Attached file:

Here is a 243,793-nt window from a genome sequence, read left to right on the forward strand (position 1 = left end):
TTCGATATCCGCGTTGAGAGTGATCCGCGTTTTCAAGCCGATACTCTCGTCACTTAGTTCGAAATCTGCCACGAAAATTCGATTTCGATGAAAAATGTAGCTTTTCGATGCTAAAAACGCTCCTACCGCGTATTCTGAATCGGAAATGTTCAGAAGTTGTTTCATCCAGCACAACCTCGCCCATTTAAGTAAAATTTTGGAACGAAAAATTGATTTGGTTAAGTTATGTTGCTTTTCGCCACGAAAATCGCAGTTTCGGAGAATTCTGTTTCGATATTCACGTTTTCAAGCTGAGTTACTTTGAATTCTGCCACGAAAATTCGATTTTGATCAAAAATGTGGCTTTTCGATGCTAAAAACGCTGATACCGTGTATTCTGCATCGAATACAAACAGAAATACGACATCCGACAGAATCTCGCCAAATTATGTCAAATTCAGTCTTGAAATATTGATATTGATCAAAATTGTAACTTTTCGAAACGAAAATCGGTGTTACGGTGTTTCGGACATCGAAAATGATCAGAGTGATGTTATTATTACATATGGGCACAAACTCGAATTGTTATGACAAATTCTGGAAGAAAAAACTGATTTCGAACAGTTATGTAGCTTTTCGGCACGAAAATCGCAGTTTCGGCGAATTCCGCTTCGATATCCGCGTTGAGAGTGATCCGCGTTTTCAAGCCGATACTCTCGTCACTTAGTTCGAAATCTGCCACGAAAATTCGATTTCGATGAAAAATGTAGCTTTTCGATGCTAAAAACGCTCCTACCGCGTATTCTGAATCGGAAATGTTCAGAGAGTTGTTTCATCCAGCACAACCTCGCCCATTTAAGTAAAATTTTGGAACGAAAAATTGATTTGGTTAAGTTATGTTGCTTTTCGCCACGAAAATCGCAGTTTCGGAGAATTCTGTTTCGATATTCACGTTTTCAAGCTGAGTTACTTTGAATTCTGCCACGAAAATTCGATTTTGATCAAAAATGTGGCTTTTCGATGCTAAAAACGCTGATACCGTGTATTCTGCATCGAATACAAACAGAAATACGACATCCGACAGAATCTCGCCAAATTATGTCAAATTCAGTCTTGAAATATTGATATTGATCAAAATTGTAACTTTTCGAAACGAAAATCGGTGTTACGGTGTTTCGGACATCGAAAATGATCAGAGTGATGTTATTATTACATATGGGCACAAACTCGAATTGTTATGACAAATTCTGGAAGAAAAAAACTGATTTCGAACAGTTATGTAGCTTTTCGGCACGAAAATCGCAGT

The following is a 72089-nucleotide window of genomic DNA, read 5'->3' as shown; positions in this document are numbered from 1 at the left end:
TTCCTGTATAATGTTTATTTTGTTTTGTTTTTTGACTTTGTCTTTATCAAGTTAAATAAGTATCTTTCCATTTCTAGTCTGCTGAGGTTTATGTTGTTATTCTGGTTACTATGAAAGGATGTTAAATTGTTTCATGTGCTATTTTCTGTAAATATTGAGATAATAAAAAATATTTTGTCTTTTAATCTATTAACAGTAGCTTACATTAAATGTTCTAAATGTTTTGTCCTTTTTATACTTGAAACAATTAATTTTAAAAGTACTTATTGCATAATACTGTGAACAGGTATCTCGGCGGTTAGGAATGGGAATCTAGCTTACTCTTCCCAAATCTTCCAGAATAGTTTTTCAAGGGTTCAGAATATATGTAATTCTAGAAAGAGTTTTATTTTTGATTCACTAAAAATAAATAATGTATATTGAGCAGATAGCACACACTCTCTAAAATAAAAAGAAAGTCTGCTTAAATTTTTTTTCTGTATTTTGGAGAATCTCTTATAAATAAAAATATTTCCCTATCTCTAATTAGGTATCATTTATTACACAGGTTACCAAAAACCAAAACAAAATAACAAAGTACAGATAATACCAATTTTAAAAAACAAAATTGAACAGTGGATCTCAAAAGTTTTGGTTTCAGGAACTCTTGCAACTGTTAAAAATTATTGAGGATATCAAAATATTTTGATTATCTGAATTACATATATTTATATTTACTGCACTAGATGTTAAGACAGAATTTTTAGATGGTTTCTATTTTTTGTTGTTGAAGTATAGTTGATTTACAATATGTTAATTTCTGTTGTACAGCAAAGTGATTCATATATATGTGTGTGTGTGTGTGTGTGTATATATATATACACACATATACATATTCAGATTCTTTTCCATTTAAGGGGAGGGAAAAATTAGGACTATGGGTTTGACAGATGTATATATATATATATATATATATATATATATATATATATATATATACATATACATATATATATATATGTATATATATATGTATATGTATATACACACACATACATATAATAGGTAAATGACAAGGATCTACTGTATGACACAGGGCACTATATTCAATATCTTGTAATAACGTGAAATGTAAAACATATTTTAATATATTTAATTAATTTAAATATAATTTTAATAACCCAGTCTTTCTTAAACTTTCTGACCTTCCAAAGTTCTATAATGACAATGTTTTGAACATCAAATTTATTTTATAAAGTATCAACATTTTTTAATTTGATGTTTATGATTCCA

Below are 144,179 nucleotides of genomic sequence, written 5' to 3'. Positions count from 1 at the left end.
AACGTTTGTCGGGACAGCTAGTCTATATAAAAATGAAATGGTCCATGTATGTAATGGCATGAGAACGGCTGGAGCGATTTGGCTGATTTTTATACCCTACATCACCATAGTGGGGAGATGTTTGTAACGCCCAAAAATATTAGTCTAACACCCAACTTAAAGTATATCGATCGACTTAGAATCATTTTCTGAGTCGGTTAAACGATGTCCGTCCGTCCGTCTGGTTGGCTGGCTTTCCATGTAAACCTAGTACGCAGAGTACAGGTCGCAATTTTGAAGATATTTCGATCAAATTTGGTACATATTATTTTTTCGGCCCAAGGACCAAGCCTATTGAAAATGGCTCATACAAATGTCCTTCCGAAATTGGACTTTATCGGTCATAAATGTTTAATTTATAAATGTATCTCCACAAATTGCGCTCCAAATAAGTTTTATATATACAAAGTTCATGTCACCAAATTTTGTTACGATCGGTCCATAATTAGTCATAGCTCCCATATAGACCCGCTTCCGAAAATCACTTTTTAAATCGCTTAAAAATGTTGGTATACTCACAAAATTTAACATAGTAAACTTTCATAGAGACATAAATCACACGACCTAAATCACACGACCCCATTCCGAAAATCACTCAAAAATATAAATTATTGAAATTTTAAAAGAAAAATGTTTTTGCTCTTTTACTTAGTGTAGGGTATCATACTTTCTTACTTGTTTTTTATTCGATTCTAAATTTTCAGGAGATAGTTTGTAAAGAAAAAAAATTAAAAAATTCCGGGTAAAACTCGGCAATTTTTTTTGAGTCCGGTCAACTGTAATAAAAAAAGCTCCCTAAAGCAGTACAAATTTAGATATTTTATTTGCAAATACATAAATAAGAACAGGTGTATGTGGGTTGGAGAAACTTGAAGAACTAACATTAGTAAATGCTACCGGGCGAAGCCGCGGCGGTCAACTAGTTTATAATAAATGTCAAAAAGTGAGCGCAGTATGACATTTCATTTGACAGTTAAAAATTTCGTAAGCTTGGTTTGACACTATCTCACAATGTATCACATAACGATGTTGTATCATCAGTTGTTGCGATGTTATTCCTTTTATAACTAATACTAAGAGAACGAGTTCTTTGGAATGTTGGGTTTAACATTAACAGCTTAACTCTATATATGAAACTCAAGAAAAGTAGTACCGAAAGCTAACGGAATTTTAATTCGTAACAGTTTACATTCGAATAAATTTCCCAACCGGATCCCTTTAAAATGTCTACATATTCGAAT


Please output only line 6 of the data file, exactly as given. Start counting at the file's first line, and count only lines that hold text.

AACGTTTGTCGGGACAGCTAGTCTATATAAAAATGAAATGGTCCATGTATGTAATGGCATGAGAACGGCTGGAGCGATTTGGCTGATTTTTATACCCTACATCACCATAGTGGGGAGATGTTTGTAACGCCCAAAAATATTAGTCTAACACCCAACTTAAAGTATATCGATCGACTTAGAATCATTTTCTGAGTCGGTTAAACGATGTCCGTCCGTCCGTCTGGTTGGCTGGCTTTCCATGTAAACCTAGTACGCAGAGTACAGGTCGCAATTTTGAAGATATTTCGATCAAATTTGGTACATATTATTTTTTCGGCCCAAGGACCAAGCCTATTGAAAATGGCTCATACAAATGTCCTTCCGAAATTGGACTTTATCGGTCATAAATGTTTAATTTATAAATGTATCTCCACAAATTGCGCTCCAAATAAGTTTTATATATACAAAGTTCATGTCACCAAATTTTGTTACGATCGGTCCATAATTAGTCATAGCTCCCATATAGACCCGCTTCCGAAAATCACTTTTTAAATCGCTTAAAAATGTTGGTATACTCACAAAATTTAACATAGTAAACTTTCATAGAGACATAAATCACACGACCTAAATCACACGACCCCATTCCGAAAATCACTCAAAAATATAAATTATTGAAATTTTAAAAGAAAAATGTTTTTGCTCTTTTACTTAGTGTAGGGTATCATACTTTCTTACTTGTTTTTTATTCGATTCTAAATTTTCAGGAGATAGTTTGTAAAGAAAAAAAATTAAAAAATTCCGGGTAAAACTCGGCAATTTTTTTTGAGTCCGGTCAACTGTAATAAAAAAAGCTCCCTAAAGCAGTACAAATTTAGATATTTTATTTGCAAATACATAAATAAGAACAGGTGTATGTGGGTTGGAGAAACTTGAAGAACTAACATTAGTAAATGCTACCGGGCGAAGCCGCGGCGGTCAACTAGTTTATAATAAATGTCAAAAAGTGAGCGCAGTATGACATTTCATTTGACAGTTAAAAATTTCGTAAGCTTGGTTTGACACTATCTCACAATGTATCACATAACGATGTTGTATCATCAGTTGTTGCGATGTTATTCCTTTTATAACTAATACTAAGAGAACGAGTTCTTTGGAATGTTGGGTTTAACATTAACAGCTTAACTCTATATATGAAACTCAAGAAAAGTAGTACCGAAAGCTAACGGAATTTTAATTCGTAACAGTTTACATTCGAATAAATTTCCCAACCGGATCCCTTTAAAATGTCTACATATTCGAAT